A quiet chat with one of Australia’s most acclaimed directors about visual thinking, motherhood and her memoir, Unconditional Love. By Kirsten Krauth.
Director and writer Jocelyn Moorhouse
It was reading Rosalie Ham’s debut novel that reinvigorated screenwriter and director Jocelyn Moorhouse’s passion for filmmaking. After the success of her indie film Proof, Steven Spielberg came knocking and offered Moorhouse How to Make an American Quilt and the chance to work with Winona Ryder, Ellen Burstyn and poet Maya Angelou. But after she directed A Thousand Acres, things appeared to go quiet – for 18 years.
In person, Moorhouse’s voice is light and full of humour, even when wrestling with the dark times. She started writing the memoir Unconditional Love to fill in the gap before the release of The Dressmaker, her successful film based on Ham’s novel. “A lot of people were asking me, ‘Could you not just get a job?’” she says, “and I tried to explain all the complications of raising four kids and two of them with special needs.”
The memoir traces Moorhouse’s discovery that two of her children have autism and the challenges of losing both her parents in a short time frame. Overwhelmed with the cumulative effects of grief, Moorhouse felt she needed to bring the storylines of her life – her childhood, her children, her history as a filmmaker and her relationship with P. J. Hogan – into a coherent narrative shape.
The writing was a very emotional process, a way of bringing her parents back from the dead. “I was sort of resurrecting them,” she says. “I was also thinking about how love gets passed along the generations and if you’re lucky enough to be loved very deeply by your parents, then maybe that teaches you to be able to love your own kids very deeply. Well, that’s the hope, isn’t it!” She laughs.
A central theme in Unconditional Love is Moorhouse’s strong desire for a creative career – often thwarted, and described at one point as “treason against motherhood”. But working on The Dressmaker led to a shift in thinking. She fell in love with the material, and directing the onscreen mother–daughter relationship (played by Judy Davis and Kate Winslet) ran in parallel with the prospect of losing her own mother. “She had a massive stroke and so I started to think about the bond between mothers and daughters – when you realise your mother is leaving you, the person who believes in you the most,” she says.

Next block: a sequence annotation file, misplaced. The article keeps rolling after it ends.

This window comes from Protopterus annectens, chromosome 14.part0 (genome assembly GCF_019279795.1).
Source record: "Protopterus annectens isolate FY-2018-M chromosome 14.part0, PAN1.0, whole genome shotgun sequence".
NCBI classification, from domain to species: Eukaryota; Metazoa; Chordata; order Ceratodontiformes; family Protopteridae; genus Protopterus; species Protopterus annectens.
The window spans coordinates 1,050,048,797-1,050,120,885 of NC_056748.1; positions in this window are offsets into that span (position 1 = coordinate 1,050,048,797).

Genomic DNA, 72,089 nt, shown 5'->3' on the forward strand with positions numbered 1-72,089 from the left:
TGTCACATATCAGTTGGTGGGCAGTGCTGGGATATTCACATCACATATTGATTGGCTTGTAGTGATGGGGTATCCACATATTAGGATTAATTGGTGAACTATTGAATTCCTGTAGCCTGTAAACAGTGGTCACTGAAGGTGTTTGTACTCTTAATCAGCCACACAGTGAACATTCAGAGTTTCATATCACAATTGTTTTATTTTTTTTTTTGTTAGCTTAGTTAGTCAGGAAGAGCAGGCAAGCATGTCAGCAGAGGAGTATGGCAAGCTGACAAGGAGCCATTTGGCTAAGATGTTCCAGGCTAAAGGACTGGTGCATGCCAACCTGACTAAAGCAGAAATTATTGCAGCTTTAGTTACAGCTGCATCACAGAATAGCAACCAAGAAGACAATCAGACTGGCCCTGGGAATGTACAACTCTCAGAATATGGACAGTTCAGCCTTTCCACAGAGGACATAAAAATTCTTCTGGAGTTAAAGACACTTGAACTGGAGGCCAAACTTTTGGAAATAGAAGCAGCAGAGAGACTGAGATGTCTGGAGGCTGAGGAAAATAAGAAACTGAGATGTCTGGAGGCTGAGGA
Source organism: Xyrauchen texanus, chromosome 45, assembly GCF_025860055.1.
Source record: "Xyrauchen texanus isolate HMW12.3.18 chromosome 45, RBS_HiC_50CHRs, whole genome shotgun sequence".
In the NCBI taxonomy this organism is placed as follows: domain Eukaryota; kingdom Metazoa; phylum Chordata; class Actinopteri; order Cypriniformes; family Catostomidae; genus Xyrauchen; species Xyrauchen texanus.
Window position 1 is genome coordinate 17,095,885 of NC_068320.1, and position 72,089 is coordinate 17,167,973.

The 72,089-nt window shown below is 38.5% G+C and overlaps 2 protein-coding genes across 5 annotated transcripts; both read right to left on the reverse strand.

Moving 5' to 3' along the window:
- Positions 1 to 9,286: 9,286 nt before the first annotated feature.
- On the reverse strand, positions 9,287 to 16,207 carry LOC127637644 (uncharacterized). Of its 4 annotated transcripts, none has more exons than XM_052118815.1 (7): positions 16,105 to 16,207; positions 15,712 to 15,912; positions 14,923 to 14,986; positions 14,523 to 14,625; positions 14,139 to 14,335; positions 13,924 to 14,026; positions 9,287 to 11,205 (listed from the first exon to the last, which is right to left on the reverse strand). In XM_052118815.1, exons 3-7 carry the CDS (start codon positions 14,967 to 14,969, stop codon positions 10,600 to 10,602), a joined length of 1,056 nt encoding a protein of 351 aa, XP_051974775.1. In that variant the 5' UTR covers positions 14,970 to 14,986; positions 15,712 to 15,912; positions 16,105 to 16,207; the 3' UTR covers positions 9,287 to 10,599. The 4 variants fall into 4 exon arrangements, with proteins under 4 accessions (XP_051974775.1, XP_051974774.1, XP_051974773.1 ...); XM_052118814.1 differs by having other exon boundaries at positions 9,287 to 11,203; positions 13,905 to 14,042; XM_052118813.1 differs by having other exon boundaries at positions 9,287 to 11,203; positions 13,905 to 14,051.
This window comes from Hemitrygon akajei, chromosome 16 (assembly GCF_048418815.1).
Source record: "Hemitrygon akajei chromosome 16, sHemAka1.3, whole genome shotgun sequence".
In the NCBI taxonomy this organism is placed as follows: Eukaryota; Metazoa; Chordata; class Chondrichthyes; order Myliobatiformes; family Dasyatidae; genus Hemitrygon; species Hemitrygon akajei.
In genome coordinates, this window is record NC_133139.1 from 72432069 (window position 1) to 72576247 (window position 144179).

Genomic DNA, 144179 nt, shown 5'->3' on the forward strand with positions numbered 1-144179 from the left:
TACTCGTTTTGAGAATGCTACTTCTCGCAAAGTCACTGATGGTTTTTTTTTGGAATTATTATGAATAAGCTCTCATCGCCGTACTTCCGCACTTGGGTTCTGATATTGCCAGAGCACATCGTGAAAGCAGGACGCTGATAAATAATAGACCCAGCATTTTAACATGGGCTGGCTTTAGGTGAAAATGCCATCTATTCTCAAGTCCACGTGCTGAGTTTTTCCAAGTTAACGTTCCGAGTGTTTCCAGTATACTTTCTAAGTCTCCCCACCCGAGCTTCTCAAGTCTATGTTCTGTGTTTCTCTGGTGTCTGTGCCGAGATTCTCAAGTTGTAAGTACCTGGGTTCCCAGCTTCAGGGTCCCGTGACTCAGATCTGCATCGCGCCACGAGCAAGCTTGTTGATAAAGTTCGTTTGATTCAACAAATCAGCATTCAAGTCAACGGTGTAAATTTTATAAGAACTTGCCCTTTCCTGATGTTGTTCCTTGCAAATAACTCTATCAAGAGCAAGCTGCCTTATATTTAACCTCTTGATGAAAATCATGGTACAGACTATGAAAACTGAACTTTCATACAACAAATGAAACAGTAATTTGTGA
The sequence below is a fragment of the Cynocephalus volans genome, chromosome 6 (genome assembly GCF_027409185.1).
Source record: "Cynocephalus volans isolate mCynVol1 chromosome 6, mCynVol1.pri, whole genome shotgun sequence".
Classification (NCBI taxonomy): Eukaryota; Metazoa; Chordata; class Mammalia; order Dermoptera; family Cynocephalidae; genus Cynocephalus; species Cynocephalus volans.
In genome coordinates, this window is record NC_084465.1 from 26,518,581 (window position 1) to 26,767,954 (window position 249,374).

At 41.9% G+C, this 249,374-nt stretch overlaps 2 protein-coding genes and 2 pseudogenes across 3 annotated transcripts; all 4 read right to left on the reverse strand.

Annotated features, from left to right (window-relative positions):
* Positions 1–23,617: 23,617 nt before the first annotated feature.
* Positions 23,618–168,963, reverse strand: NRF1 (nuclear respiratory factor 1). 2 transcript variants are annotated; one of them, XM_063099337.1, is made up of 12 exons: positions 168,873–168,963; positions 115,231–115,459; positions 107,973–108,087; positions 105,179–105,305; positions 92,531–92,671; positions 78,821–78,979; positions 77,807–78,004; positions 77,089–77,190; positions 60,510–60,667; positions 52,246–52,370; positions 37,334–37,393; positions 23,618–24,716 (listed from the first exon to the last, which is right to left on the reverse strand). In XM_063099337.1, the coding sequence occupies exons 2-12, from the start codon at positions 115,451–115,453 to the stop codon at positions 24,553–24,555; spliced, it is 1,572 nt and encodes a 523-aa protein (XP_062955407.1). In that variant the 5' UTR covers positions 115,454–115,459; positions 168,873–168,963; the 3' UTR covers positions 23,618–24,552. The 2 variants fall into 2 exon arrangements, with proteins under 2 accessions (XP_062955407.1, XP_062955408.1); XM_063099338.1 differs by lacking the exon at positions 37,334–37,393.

The film absolved Moorhouse from the guilt she felt about her career. She started to see the possibility of finding balance, of saving space for creative fulfilment. “It took me a long time to realise because having a special needs child makes those feelings more intense. You can’t help it, you somehow think it’s your fault, and you want to do penance.”
Moorhouse effectively juxtaposes and finds links between working and family life. She laughs often, remembering the many times she’s used her mothering skills on set. “Being a director, you have to be very good at crisis control and multitasking,” she says. Managing four kids at home for 29 years has helped her be calm and focused. “You’ll be dealing with the creative side of trying to make a scene good while at the same time the actor’s got to go in 10 minutes, it’s going to rain, the camera’s broken down so you’ll have to shoot with a different camera – there’s a lot of that stuff that happens that nobody realises.”
There’s a beautiful passage of Unconditional Love in which Moorhouse likens the photographs she takes for her daughter Lily to the pebbles Hansel and Gretel leave in the forest: the photos help Lily find her way home. It is this thinking-in-pictures that holds Moorhouse’s family and career together: her mother was a photographer and made home movies, and Moorhouse continues this tradition, sharing with her kids a love of photographs, film and picture books.
“Pictures can communicate very strongly and it’s a wonderful way to reach non-verbal people or people whose verbal abilities are very impaired,” she says. “It’s ironic that this is my strength (and P. J.’s) – our kids actually depend on that imagery because they like to look at calendars and have picture schedules to tell them what’s going to happen.” Her son Jack still steals her storyboards to make his own collages, and Lily loves to watch home movies edited to her favourite songs. “I think that’s how they share memories with us,” says Moorhouse.
In the films that Moorhouse has written and directed, there’s a clarity of vision, even during moments of uncertainty. While directing an ABC series, Les Norton, she’s playing the waiting game for a film she’s passionate about, based on the life of musician and composer Clara Schumann in 1850s Germany. It’s still hard to raise finance for a film with a female lead but she’s patient. “A lot of people have said, well, maybe it should be more focused on Robert Schumann, and I keep saying no, this is about Clara.”
Moorhouse has now given herself permission to lead a creative life, and credits this to the joy she experienced while filming The Dressmaker. “You feel that unless you bleed yourself dry, you’re not being a good mother. And I don’t believe that anymore.”
This article was first published in the print edition of The Saturday Paper on May 11, 2019 as "Bright direction".
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